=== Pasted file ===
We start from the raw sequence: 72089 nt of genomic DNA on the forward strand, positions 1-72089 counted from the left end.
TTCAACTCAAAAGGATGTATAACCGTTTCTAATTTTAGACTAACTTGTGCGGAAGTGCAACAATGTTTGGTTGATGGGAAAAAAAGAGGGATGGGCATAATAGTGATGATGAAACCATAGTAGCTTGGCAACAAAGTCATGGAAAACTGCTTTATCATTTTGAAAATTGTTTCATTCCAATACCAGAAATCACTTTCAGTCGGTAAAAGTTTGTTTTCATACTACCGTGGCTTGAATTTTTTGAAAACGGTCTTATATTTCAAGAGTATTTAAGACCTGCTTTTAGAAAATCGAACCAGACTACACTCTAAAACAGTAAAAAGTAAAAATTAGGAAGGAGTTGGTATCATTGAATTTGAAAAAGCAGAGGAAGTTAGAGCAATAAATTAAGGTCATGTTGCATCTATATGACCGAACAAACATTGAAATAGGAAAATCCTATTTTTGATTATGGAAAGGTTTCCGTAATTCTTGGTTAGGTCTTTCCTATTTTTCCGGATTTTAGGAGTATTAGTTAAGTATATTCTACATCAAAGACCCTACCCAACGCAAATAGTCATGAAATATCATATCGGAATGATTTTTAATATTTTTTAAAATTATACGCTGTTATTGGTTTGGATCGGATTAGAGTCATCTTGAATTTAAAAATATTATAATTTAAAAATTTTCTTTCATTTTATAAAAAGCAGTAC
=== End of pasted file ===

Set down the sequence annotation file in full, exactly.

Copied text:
We start from the raw sequence: 72089 nt of genomic DNA on the forward strand, positions 1-72089 counted from the left end.
TTCAACTCAAAAGGATGTATAACCGTTTCTAATTTTAGACTAACTTGTGCGGAAGTGCAACAATGTTTGGTTGATGGGAAAAAAAGAGGGATGGGCATAATAGTGATGATGAAACCATAGTAGCTTGGCAACAAAGTCATGGAAAACTGCTTTATCATTTTGAAAATTGTTTCATTCCAATACCAGAAATCACTTTCAGTCGGTAAAAGTTTGTTTTCATACTACCGTGGCTTGAATTTTTTGAAAACGGTCTTATATTTCAAGAGTATTTAAGACCTGCTTTTAGAAAATCGAACCAGACTACACTCTAAAACAGTAAAAAGTAAAAATTAGGAAGGAGTTGGTATCATTGAATTTGAAAAAGCAGAGGAAGTTAGAGCAATAAATTAAGGTCATGTTGCATCTATATGACCGAACAAACATTGAAATAGGAAAATCCTATTTTTGATTATGGAAAGGTTTCCGTAATTCTTGGTTAGGTCTTTCCTATTTTTCCGGATTTTAGGAGTATTAGTTAAGTATATTCTACATCAAAGACCCTACCCAACGCAAATAGTCATGAAATATCATATCGGAATGATTTTTAATATTTTTTAAAATTATACGCTGTTATTGGTTTGGATCGGATTAGAGTCATCTTGAATTTAAAAATATTATAATTTAAAAATTTTCTTTCATTTTATAAAAAGCAGTAC